It’s no secret Fountain Square is the new belle of the Indianapolis ball. Despite the rough-and-tumble attitude, residents of the Indianapolis neighbor are witnessing a growth spurred on by an investment in the arts. No matter the creative venture, Fountain Square shall embrace it openly and wholly.
Carved inside the Square is Shared Heritage, a space within the Murphy Art Center that has housed both the traditional and the experimental.
Jason Pittenger-Arnold describes the impetus behind Shared Heritage:
“Shared Heritage started in August 2011 as an experimental curatorial project and a space for new artistic expressions. The idea of opening a gallery came out of an urge to make exhibitions. Everyone we work with does very different things, in very different contexts for different reasons.”
Even in its infancy, Shared Heritage has proven a versatile space for the myriad activities of Fountain Square creatives.
"The space was shared between musicians and artists and friends, so there were projects formed around all those relationships. It became a natural place to practice and perform. We didn’t necessarily seek out musicians who shared our aesthetic but did like the ones that expressed states of mind, visions, fantasies and drug trips,” said Pittenger-Arnold. “The walls would be scuffed and repainted, all the gear moved out for an exhibition and then back in. It was a well-oiled process.”
However, Shared Heritage is adapting to a new initiative and in that spirit has refocused itself into two separate entities as it prepares to leave its current space.
“The idea was to make people aware that there were people curating and we accomplished that so what’s coming next is very exciting to me,” said Pittenger-Arnold. “The gallery is in a new phase now. Maybe not so experimental and, it could be said, more serious.”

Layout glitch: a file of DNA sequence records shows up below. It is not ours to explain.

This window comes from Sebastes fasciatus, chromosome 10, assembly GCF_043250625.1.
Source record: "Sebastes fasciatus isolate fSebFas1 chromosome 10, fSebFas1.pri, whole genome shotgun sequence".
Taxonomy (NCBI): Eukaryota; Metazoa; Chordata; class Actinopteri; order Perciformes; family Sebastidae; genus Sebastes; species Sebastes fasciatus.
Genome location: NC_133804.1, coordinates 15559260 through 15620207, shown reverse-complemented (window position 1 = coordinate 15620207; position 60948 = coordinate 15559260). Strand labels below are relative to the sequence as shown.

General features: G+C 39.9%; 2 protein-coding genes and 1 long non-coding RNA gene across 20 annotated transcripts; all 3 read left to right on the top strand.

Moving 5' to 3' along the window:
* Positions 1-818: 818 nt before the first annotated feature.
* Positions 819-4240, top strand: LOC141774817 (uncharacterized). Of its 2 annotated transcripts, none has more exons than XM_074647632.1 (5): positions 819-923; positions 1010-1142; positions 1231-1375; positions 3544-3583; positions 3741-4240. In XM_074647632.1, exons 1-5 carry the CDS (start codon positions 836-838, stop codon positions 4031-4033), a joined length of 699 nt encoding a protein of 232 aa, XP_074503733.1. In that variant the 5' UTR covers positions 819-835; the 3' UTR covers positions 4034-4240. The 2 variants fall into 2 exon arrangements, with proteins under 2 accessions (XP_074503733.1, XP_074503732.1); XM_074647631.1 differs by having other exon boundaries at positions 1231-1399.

How serious? Pittenger-Arnold cracks about the end of music in the gallery space. “We didn’t have access to enough drugs. Not enough money. And little by little we went insane.”
Concerts have been shifted over to new house venue and collective, Mediumship, as Shared Heritage focuses on its next evolution, beginning with upcoming exhibit Sprig: Work & Thing, at the newly christened AKA space (located at studio #302 in the Murphy Art Center), beginning April 6.
“Sprig: Work & Thing is the manifestation of the past two years of work from three artists: Nicole Simpkins, Suzanne Wyss and Bill Pariso—unrelated to daily Shared Heritage operations. We are curating the exhibit.”
AKA will continue the work begun by Shared Heritage, with Jesse Lee directing operations, as Pittenger-Arnold and the rest of the Shared Heritage crew begin the transition from gallery space to storefront.
“We want to start selling art books and artist books; zines and magazines; independent and dependent publishing,” said Pittenger-Arnold. “We’re now shopping for a storefront space and closing Shared Heritage.”
It’s the spirit of Fountain Square running free once more, as the community continues to evolve its artistic
visions. Pittenger-Arnold’s last words sum up what’s great about his “enchanting neighborhood.”
“We take pride that we live and work here,” he said.